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Why Does the OpenTable App Include A Noise Scale in Your Post-Experience Review?


OpenTable recognizes it. So do Zagat, Consumer Reports, and the restaurant critic for the Washington Post.

More and more restaurants don’t recognize it. What is it that diners, news outlets and food critics all agree upon – but restaurants refuse to hear?

Noise, to the tune of 24 percent, is the No. 1 most irksome complaint from diners, outranking service, crowds, pricing, and parking.

In fact, Washington Post food critic Tom Sietsema began rating noise levels in restaurants ten years ago, writing: “More than bad food, more than tipping quandaries, more than someone wondering if a free meal should follow a rodent sighting in a dining room, the most frequent concern I get from readers involves loud restaurants.”

It wasn’t always this way.

Where once fine-dining restaurants opted for pin-drop silence, more and more restaurants have broken with tradition to sideline stuffy settings and coat-required dress codes for a Vegas-style showmanship of come-as-you-are attire and raucous atmosphere.

The Conscious Shift to Noise

The impetus for this shift is, surprisingly, economics.  A noisy environment, rife with loud music, creates a party-like atmosphere, and it turns out, is a proven method to boost alcohol sales. Any restaurateur knows that alcohol is where the profits are because the costs are lower and the gross margin is far greater for beverage than for food. In fact, a profitable restaurant typically generates a 22 to 28 percent beverage cost.

While few restaurants would ever admit this, a collateral effect of a cacophonous dining experience is that it also tends to drive customers out faster. Tables turn quicker equaling more profit. 

In an article about loud restaurants, the ‘Great Noise Boom’ started around the time famed celebrity chef Mario Batali began blasting the music he and his staff enjoyed into the dining room at one of his restaurants in New York. “…Over the next several years, as David Chang and his legions of imitators followed Batali’s lead, the front-of-the-house culture was slowly buried in a wall of sound.”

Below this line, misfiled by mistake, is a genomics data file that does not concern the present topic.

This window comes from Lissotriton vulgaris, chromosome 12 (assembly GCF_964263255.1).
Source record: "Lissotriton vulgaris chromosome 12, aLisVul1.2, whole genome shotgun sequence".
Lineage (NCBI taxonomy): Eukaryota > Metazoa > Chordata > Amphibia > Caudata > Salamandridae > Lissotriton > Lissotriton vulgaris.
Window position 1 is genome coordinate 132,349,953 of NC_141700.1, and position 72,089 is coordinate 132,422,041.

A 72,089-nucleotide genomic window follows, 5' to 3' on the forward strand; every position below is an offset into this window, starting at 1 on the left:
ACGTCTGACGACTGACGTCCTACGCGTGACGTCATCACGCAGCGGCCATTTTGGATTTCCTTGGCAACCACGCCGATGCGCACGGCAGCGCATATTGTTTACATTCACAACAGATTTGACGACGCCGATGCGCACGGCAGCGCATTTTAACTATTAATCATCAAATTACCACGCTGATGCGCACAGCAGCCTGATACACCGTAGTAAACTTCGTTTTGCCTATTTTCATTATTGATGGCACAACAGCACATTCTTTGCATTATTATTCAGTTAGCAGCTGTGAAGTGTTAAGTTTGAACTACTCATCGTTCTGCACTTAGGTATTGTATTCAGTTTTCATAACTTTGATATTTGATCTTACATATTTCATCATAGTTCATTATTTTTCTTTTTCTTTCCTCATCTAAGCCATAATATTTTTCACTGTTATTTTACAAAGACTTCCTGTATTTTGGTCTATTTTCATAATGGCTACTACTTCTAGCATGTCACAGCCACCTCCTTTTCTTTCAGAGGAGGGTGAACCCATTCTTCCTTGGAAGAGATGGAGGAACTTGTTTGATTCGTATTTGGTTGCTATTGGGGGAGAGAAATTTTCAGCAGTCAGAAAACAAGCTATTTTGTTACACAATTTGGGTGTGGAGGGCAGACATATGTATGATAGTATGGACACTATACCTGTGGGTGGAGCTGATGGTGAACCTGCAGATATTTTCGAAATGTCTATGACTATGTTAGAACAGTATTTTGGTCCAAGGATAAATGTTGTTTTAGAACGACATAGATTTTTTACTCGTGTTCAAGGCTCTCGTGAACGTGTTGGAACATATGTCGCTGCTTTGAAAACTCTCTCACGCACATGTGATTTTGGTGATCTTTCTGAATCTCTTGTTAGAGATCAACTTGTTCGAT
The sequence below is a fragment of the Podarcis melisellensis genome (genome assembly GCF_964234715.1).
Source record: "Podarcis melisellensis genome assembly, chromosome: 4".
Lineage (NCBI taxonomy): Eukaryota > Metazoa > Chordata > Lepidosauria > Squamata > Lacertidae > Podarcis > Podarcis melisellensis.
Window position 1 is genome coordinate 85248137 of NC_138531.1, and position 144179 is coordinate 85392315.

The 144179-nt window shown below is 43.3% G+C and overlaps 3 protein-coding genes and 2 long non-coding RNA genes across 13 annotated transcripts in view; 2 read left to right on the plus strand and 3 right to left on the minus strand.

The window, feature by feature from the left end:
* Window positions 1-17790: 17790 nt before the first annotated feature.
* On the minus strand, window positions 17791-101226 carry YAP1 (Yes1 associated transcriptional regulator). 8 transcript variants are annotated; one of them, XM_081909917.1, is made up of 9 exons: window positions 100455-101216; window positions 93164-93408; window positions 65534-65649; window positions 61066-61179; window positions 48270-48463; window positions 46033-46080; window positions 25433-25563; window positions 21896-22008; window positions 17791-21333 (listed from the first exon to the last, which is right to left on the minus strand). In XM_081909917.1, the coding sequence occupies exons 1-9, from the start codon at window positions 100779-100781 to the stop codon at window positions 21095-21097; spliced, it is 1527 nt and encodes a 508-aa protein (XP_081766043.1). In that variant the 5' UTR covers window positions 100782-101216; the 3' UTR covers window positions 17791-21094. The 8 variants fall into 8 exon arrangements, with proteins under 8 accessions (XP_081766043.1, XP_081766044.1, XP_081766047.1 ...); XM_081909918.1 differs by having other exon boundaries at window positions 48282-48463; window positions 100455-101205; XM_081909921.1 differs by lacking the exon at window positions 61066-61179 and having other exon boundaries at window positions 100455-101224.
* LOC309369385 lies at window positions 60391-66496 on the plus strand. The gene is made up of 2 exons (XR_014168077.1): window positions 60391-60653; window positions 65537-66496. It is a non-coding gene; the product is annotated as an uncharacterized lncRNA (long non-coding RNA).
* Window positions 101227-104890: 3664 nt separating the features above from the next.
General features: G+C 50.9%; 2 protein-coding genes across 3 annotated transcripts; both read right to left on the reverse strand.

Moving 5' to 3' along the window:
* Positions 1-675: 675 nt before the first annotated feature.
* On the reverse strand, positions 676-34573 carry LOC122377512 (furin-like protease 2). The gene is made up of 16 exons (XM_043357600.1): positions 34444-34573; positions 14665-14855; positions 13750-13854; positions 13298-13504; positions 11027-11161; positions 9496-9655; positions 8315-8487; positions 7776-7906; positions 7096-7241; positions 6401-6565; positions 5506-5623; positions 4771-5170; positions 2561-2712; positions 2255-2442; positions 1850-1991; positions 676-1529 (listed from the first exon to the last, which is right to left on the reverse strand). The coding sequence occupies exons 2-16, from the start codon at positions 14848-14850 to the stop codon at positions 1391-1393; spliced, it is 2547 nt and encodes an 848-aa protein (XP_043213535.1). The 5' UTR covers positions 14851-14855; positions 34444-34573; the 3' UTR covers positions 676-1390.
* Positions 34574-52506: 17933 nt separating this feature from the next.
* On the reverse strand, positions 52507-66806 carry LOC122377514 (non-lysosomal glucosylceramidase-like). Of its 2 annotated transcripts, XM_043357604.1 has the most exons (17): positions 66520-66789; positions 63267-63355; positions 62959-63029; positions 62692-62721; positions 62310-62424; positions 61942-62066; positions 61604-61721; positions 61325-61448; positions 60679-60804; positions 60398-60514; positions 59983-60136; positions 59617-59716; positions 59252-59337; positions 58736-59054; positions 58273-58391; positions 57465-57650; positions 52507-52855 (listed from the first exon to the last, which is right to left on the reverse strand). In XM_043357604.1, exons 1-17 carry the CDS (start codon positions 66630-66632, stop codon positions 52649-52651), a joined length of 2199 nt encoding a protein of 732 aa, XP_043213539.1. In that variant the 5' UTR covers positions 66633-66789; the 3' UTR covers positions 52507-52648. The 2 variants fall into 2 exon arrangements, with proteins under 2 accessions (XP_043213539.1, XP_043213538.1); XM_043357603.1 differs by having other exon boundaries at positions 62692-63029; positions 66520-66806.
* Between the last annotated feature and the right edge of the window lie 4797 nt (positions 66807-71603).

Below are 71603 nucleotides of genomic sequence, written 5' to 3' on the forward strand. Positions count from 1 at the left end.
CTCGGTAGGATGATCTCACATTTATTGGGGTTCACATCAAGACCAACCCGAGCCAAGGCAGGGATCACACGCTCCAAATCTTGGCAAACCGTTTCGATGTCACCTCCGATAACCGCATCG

More Than Disruptive

But the bottom line is that loud restaurants aren’t just irksome;  they’re a public health threat, especially for the people who work at or frequently patronize them. Being exposed to noise levels above 70 - 80 decibels,  which is now common in restaurants,  can cause hearing loss over time. 

Noise reaching 80 to 89 decibels is loud enough to do severe damage, with some sounds loud enough to cause hearing loss after only 15 minutes of constant exposure. This kind of hearing loss is, thankfully, preventable, but it’s also irreparable.

Less Is More: Mitigating Restaurant Noise

In architecture, acoustics should play a much greater role in all structural planning, from restaurants to the grandest concert halls, regardless of celebrity chef trends and bottom lines. 

The adage that ‘the customer is always right’ should still hold true, and restaurateurs should listen.

Noise control should be a consideration from the very first planning stage – not an afterthought. That’s not to suggest that a little noise should be avoided at all costs. There’s no need to revert to a library-silent dining experience, but when the health and happiness of patrons are at stake, it merits some consideration.

At Sonic-Shield, our acoustical engineers can conduct Noise Survey Testing in order to develop and supply the appropriate sound abatement materials and products to reduce the noise from offending acoustics, equipment or establishments to acceptable limits.

If you’re currently dealing with noise that requires an immediate solution or have the luxury of planning for a problem that may exist in the future, we would love the opportunity to help. Contact one of our soundproofing experts today.